May democracy return to Honduras

In late March 1964, my parents went to visit the newly unveiled Brazilian capital of Brasilia.  My mom, pregnant with me, returned to Uberl├óndia, where my father’s family lived, to their great relief.  Brazil had just suffered the military overthrow of their elected government, and my mom and dad, seeing the sights in the capital city, hadn’t even noticed.

Like the recent military coup in Honduras, Brazil’s coup was bloodless.  But it ushered in twenty years of political repression, journalistic censorship, disappearances, a pattern of torture, and even amid a time of burgeoning economic growth known as the “Brazilian miracle”, a rise in infant mortality, the collapse of the education system and the polarization of society into a small group of ultra-rich and a huge class of desperately poor.  The Brazil that I came to know as a teenager was a Brazil teeming with urban poor clustered in shantytowns of unimaginable squalor.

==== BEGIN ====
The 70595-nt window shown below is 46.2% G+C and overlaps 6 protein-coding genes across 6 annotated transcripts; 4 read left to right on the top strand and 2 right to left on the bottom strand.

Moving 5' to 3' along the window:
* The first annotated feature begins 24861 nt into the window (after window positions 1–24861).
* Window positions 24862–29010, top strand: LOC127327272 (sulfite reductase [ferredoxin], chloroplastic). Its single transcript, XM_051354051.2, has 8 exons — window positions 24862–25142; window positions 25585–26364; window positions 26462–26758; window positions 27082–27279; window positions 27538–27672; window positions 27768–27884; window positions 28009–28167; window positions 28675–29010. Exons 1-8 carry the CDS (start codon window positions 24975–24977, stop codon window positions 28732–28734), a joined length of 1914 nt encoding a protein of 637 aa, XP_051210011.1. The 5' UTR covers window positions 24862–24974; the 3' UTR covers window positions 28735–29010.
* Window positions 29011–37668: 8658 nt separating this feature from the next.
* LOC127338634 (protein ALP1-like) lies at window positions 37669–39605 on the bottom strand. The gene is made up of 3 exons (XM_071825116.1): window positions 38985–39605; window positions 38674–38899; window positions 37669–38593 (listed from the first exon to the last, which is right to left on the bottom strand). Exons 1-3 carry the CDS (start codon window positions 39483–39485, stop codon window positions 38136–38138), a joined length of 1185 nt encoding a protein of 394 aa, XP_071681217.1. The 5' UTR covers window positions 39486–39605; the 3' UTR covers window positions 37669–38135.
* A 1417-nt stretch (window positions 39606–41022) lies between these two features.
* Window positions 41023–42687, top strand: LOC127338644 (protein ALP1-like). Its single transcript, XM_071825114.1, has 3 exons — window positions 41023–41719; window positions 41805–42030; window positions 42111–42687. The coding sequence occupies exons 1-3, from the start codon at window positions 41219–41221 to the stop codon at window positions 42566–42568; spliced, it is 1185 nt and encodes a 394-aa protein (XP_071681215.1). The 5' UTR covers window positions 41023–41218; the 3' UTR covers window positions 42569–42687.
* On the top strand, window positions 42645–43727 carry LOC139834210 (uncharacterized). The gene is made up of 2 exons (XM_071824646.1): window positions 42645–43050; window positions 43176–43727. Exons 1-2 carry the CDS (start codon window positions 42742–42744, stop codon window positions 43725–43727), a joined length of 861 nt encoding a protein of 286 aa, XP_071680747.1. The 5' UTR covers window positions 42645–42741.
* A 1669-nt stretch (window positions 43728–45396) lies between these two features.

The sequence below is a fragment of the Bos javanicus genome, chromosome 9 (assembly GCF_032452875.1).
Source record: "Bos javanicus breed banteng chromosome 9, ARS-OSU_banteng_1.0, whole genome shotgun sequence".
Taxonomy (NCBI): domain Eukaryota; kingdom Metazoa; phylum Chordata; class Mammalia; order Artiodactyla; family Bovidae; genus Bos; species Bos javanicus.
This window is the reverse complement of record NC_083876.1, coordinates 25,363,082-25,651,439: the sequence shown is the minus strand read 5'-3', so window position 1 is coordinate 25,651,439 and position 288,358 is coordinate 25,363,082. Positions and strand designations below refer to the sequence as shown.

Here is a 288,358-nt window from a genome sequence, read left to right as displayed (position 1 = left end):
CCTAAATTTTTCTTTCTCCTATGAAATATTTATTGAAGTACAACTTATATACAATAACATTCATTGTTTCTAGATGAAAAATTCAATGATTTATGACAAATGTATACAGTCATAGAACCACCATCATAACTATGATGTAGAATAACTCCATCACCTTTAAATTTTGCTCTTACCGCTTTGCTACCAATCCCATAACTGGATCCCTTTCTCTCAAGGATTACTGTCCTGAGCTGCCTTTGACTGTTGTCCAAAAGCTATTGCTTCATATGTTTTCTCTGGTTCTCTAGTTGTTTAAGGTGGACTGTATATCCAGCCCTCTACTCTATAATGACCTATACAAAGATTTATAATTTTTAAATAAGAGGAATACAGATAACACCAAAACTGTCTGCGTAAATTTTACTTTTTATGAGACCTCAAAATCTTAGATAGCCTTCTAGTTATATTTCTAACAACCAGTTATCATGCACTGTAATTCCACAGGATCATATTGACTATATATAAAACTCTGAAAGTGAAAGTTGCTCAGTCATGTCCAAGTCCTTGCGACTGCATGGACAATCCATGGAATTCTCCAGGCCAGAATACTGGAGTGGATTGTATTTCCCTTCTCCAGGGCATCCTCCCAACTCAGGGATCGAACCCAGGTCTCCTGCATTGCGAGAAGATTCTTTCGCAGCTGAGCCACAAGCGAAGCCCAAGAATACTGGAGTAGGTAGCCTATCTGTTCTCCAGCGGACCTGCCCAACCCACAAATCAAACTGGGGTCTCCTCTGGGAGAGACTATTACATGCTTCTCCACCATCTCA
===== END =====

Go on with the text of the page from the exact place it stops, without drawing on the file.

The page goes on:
The military dictatorship that followed in Chile in 1973 showed patterns of repression that were even worse than those in Brazil.  Argentina’s military dictatorship, ushered in in 1976, was worse yet, resulting in the disappearance of 30,000 people.

It’s a terrible sign that the new leadership in Honduras is shutting down the newspapers that oppose it.  It’s a good sign that the Organization of American States has stood against the military government.  And unlike the earlier coups in Latin America, this time the American administration is also in opposition.

May democracy soon return to Honduras.

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